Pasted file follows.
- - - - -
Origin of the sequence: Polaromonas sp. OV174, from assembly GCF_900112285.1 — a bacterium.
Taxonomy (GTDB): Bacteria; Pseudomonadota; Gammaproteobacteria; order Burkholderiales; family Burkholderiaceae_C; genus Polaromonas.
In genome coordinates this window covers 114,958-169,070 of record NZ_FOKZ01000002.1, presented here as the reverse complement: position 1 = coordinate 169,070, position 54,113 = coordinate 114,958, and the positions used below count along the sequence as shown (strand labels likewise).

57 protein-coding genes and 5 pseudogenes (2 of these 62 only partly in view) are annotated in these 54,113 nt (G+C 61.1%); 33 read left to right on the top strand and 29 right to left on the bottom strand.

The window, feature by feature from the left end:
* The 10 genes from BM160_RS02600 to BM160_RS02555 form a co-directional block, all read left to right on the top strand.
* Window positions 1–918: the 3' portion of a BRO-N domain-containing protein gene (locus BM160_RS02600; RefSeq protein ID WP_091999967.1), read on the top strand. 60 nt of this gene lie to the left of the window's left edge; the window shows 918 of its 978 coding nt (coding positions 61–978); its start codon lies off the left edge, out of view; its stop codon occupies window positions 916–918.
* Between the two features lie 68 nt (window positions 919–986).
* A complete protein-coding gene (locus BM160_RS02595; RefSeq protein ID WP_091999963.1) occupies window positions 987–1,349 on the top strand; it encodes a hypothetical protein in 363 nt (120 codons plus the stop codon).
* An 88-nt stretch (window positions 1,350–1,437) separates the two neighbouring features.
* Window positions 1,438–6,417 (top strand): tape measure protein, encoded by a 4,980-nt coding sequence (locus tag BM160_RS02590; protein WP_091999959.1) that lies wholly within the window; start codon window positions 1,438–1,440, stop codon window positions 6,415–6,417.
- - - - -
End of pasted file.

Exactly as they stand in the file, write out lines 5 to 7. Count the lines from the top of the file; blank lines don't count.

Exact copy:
The window, feature by feature from the left end:
* The 10 genes from BM160_RS02600 to BM160_RS02555 form a co-directional block, all read left to right on the top strand.
* Window positions 1–918: the 3' portion of a BRO-N domain-containing protein gene (locus BM160_RS02600; RefSeq protein ID WP_091999967.1), read on the top strand. 60 nt of this gene lie to the left of the window's left edge; the window shows 918 of its 978 coding nt (coding positions 61–978); its start codon lies off the left edge, out of view; its stop codon occupies window positions 916–918.